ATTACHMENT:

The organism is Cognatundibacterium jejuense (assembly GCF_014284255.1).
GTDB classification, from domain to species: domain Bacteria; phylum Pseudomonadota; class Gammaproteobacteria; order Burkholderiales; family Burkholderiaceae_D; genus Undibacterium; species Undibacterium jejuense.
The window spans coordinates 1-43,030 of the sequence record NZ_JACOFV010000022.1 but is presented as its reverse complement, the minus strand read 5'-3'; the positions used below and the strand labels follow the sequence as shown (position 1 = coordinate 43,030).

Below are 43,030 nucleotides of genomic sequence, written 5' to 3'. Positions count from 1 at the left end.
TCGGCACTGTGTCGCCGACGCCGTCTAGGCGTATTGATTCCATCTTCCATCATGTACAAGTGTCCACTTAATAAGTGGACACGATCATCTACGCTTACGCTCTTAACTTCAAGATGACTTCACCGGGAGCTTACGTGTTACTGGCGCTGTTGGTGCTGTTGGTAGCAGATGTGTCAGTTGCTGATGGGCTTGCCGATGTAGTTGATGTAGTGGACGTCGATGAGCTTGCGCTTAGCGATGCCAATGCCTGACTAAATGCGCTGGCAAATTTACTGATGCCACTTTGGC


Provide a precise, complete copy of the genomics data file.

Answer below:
The organism is Cognatundibacterium jejuense (assembly GCF_014284255.1).
GTDB classification, from domain to species: domain Bacteria; phylum Pseudomonadota; class Gammaproteobacteria; order Burkholderiales; family Burkholderiaceae_D; genus Undibacterium; species Undibacterium jejuense.
The window spans coordinates 1-43,030 of the sequence record NZ_JACOFV010000022.1 but is presented as its reverse complement, the minus strand read 5'-3'; the positions used below and the strand labels follow the sequence as shown (position 1 = coordinate 43,030).

Below are 43,030 nucleotides of genomic sequence, written 5' to 3'. Positions count from 1 at the left end.
TCGGCACTGTGTCGCCGACGCCGTCTAGGCGTATTGATTCCATCTTCCATCATGTACAAGTGTCCACTTAATAAGTGGACACGATCATCTACGCTTACGCTCTTAACTTCAAGATGACTTCACCGGGAGCTTACGTGTTACTGGCGCTGTTGGTGCTGTTGGTAGCAGATGTGTCAGTTGCTGATGGGCTTGCCGATGTAGTTGATGTAGTGGACGTCGATGAGCTTGCGCTTAGCGATGCCAATGCCTGACTAAATGCGCTGGCAAATTTACTGATGCCACTTTGGC